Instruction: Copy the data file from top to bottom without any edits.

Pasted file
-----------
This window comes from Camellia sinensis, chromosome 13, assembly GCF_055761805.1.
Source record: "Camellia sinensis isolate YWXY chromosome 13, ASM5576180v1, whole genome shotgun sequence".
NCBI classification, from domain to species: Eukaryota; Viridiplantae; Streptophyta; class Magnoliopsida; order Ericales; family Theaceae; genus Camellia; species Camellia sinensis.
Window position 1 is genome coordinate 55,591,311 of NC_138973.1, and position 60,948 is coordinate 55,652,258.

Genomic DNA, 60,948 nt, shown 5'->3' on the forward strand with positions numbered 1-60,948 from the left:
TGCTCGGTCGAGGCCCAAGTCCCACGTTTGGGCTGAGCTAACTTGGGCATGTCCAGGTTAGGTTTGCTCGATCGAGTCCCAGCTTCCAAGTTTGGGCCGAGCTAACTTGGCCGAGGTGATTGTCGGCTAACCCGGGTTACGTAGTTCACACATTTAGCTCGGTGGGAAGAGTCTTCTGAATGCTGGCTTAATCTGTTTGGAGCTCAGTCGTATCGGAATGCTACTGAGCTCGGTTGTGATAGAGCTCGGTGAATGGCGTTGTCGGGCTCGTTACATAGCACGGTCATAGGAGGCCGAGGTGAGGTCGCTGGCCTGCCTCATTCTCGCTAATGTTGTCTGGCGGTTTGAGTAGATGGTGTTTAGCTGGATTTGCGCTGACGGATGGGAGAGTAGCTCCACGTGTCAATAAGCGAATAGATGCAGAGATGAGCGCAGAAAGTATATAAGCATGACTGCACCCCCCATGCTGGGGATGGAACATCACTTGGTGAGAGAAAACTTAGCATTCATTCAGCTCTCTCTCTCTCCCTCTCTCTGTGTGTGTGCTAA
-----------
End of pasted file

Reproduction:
This window comes from Camellia sinensis, chromosome 13, assembly GCF_055761805.1.
Source record: "Camellia sinensis isolate YWXY chromosome 13, ASM5576180v1, whole genome shotgun sequence".
NCBI classification, from domain to species: Eukaryota; Viridiplantae; Streptophyta; class Magnoliopsida; order Ericales; family Theaceae; genus Camellia; species Camellia sinensis.
Window position 1 is genome coordinate 55,591,311 of NC_138973.1, and position 60,948 is coordinate 55,652,258.

Genomic DNA, 60,948 nt, shown 5'->3' on the forward strand with positions numbered 1-60,948 from the left:
TGCTCGGTCGAGGCCCAAGTCCCACGTTTGGGCTGAGCTAACTTGGGCATGTCCAGGTTAGGTTTGCTCGATCGAGTCCCAGCTTCCAAGTTTGGGCCGAGCTAACTTGGCCGAGGTGATTGTCGGCTAACCCGGGTTACGTAGTTCACACATTTAGCTCGGTGGGAAGAGTCTTCTGAATGCTGGCTTAATCTGTTTGGAGCTCAGTCGTATCGGAATGCTACTGAGCTCGGTTGTGATAGAGCTCGGTGAATGGCGTTGTCGGGCTCGTTACATAGCACGGTCATAGGAGGCCGAGGTGAGGTCGCTGGCCTGCCTCATTCTCGCTAATGTTGTCTGGCGGTTTGAGTAGATGGTGTTTAGCTGGATTTGCGCTGACGGATGGGAGAGTAGCTCCACGTGTCAATAAGCGAATAGATGCAGAGATGAGCGCAGAAAGTATATAAGCATGACTGCACCCCCCATGCTGGGGATGGAACATCACTTGGTGAGAGAAAACTTAGCATTCATTCAGCTCTCTCTCTCTCCCTCTCTCTGTGTGTGTGCTAA